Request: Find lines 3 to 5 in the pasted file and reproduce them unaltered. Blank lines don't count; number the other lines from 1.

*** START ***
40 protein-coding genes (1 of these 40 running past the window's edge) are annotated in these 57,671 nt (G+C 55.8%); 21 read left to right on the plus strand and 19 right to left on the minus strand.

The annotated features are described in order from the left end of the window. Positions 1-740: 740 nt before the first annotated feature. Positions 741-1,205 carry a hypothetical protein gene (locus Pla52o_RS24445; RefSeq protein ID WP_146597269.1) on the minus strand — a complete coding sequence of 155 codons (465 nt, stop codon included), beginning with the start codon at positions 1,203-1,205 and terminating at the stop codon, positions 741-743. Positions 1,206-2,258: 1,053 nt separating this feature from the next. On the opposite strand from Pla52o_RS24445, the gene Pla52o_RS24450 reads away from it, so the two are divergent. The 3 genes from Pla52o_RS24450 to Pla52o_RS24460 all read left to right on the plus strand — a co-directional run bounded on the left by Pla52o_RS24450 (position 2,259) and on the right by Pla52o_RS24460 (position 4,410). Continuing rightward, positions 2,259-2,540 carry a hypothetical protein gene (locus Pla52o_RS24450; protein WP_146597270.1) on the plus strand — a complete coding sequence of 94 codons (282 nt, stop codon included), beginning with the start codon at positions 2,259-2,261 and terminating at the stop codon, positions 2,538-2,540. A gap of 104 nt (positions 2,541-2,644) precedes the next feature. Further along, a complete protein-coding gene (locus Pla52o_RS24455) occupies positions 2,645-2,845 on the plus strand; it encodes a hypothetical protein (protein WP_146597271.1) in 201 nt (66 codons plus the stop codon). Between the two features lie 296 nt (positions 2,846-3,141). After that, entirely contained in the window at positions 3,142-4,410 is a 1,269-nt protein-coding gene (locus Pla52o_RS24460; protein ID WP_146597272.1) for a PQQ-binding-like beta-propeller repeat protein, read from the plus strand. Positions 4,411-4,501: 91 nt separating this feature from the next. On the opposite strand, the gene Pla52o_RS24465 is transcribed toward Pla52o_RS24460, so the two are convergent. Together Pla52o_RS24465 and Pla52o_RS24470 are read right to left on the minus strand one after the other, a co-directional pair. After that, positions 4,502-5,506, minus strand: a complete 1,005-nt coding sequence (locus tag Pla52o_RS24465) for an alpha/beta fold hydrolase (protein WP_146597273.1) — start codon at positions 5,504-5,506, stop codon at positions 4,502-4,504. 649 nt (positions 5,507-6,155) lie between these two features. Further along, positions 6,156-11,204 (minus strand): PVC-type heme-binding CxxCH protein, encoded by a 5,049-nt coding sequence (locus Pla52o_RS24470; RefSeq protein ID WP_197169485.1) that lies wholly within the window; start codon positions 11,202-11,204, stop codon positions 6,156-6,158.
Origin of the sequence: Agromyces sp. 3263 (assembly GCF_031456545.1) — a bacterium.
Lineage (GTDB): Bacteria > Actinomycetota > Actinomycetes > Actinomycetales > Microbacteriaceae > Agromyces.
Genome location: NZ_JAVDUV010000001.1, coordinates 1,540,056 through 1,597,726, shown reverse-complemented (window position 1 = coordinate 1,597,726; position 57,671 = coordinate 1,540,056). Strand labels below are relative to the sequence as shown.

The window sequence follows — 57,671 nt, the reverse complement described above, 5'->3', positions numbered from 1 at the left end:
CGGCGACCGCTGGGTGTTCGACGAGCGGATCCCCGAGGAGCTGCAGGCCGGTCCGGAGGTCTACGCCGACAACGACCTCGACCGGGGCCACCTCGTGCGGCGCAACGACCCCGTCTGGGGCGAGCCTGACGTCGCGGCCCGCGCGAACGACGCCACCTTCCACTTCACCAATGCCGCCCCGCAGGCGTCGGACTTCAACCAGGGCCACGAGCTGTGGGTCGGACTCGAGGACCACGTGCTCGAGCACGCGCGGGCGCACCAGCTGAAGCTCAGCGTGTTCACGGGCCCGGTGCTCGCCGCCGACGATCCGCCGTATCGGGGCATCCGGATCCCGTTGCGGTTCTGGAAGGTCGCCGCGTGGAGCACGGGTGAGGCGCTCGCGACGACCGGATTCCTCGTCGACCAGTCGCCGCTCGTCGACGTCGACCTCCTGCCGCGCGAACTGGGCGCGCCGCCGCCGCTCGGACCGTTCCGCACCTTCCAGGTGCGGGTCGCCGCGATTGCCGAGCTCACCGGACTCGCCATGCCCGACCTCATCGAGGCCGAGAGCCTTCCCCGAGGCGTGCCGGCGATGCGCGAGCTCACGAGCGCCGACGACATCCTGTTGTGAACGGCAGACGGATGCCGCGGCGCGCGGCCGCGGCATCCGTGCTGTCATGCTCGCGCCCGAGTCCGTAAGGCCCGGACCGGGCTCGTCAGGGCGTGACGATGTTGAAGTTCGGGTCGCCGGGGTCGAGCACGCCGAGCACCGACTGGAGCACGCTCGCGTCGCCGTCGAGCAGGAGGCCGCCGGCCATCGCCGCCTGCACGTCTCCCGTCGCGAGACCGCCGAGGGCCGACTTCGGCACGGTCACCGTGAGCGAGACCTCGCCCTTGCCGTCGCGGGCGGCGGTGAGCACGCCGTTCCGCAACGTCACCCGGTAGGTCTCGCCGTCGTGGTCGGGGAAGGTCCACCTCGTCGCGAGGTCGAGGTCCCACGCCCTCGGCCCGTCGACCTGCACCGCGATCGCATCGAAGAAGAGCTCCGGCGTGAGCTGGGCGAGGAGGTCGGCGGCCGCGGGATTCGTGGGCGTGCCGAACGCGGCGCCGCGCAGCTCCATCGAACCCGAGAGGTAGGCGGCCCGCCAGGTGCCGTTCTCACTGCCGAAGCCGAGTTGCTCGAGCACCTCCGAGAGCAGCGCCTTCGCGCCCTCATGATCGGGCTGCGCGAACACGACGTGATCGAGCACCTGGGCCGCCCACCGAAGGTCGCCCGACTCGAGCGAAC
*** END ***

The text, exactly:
Origin of the sequence: Agromyces sp. 3263 (assembly GCF_031456545.1) — a bacterium.
Lineage (GTDB): Bacteria > Actinomycetota > Actinomycetes > Actinomycetales > Microbacteriaceae > Agromyces.
Genome location: NZ_JAVDUV010000001.1, coordinates 1,540,056 through 1,597,726, shown reverse-complemented (window position 1 = coordinate 1,597,726; position 57,671 = coordinate 1,540,056). Strand labels below are relative to the sequence as shown.